Get an impression of how much the city has changed over the decades at the
. It’s a collection of photographs by Bill Barrett, Chris Earnshaw and Joseph Mills that details the streetscapes of the downtown area over the 1960s, ‘70s and ‘80s. It runs through Feb. 12, and while you’re there you can check out a more contemporary take on the District in the Investigating Where We Live 2016 exhibit, featuring photographs, artwork and writing to define D.C. as they see it.
The museum is at 401 F St. in Northwest. Admission is $10 for adults, $7 for kids 17 and under.
(Above: A business at 1102 G St. in Northwest, near what is now Metro Center, advertised its liquidation sale in relation to the coming of Metrorail. © Chris Earnshaw, courtesy National Building Museum)
(Chris Earnshaw, courtesy National Building Museum) District II exhibition at the National Building Museum
Chris Earnshaw, courtesy National Building Museum
sounds like a snoozer, suited only to dedicated philatelists (if you don’t know, you aren’t one), but it’s a fascinating look at the way the Postal Service helped establish the country in its early days, and the exhibit dedicated to the U.S. Postal Inspection Service is a gas. Did you know they arrest nearly 8,000 people a year for crimes ranging from mail fraud, mail theft, drug trafficking, assaults on postal workers and robberies of post offices? Get out; you did not. For that matter, did you know that “a village at the bottom of the Grand Canyon eats most of its mail?” All right; you’re just lying now.
The museum is at 2 Massachusetts Ave. in Northeast; it’s a Smithsonian museum, so admission is free, and it’s open every day but Christmas from 10 a.m. to 5:30 p.m.
(Image courtesy of Smithsonian’s National Postal Museum; photo by Eric Long, National Air and Space Museum)
(Eric Long, National Air and Spac/Eric Long) The National Postal Museum
Eric Long, National Air and Spac/Eric Long
has two exhibitions going, including Wanderer/Wonderer: Pop-Ups by Colette Fu, who works in the medium of the pop-up book, but in a wildly complex way that echoes both her Chinese heritage and her life in Philadelphia, where she lives.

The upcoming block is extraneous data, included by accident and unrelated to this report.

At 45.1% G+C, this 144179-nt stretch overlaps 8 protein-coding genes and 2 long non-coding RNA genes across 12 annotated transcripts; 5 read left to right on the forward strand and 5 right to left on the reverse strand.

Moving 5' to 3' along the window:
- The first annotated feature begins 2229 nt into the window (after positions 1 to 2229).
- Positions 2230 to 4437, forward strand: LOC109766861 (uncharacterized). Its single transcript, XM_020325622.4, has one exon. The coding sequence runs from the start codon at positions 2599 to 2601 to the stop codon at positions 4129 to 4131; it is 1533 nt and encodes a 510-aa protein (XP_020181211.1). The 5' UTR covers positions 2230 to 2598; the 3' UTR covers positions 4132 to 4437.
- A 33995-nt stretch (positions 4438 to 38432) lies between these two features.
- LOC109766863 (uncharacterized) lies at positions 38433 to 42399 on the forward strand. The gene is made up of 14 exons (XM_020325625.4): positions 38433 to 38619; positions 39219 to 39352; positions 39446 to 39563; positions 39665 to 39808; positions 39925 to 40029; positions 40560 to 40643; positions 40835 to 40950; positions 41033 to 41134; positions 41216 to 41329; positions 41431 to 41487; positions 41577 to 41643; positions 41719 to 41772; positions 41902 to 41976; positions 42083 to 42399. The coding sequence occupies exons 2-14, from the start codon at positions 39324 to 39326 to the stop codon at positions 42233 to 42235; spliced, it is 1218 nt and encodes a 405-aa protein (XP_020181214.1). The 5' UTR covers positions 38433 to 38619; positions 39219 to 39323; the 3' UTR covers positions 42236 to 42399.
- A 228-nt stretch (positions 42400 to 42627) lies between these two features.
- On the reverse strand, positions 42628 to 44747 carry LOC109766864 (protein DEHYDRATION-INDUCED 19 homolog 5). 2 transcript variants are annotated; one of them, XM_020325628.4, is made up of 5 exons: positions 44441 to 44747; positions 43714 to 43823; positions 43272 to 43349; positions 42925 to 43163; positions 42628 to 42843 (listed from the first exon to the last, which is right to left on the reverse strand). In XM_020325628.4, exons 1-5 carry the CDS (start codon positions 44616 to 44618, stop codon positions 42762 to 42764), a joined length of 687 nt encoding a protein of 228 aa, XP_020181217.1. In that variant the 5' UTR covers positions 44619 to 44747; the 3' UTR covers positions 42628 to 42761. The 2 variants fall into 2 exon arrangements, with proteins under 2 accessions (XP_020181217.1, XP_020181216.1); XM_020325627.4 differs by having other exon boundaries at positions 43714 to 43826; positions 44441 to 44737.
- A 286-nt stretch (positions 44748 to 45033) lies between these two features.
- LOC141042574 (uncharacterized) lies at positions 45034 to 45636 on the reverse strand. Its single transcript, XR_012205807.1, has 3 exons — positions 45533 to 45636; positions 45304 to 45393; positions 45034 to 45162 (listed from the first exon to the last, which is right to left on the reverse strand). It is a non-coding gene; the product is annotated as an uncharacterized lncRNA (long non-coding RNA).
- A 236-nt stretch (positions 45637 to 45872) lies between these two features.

The museum is at 1250 New York Ave. in Northwest; admission is $10 for adults, $8 for students and senior citizens and free to those 18 and under.
(Photo: Colette Fu, The National Museum of Women in the Arts Dai Food, from the series “We are Tiger Dragon People,” 2008–13; Artist’s book with color prints, 25 x 24 x 11 in. open; NMWA; Museum purchase with funds provided by the Book Arts Fellows; © Colette Fu; Photo by Lee Stalsworth)
(Copyright Collette Fu; photo by Lee Stalsworth)
Copyright Collette Fu; photo by Lee Stalsworth
The centennial of many of the events of World War I are still coming up, so the exhibit at the
of American artists’ paintings, drawings photos and cartoons on the war as it happened carry particular historical weight. They range from ornate recruitment and war-bond posters to battle photos that still pack a punch. The exhibit is in the Graphic Arts Galleries of the Thomas Jefferson Building, 10 First St., Southeast. It’s open 8:30 a.m. to 5 p.m. Mondays through Saturdays; you can see the pictures Library of Congress online as well.
(Courtesy Library of Congress)
Courtesy Library of Congress
WASHINGTON — The District is loaded with art and history museums, with dozens of exhibits that you, friends and out-of-town visitors can wander through for hours. Here are a few you might be less aware of, all open at least through the holidays.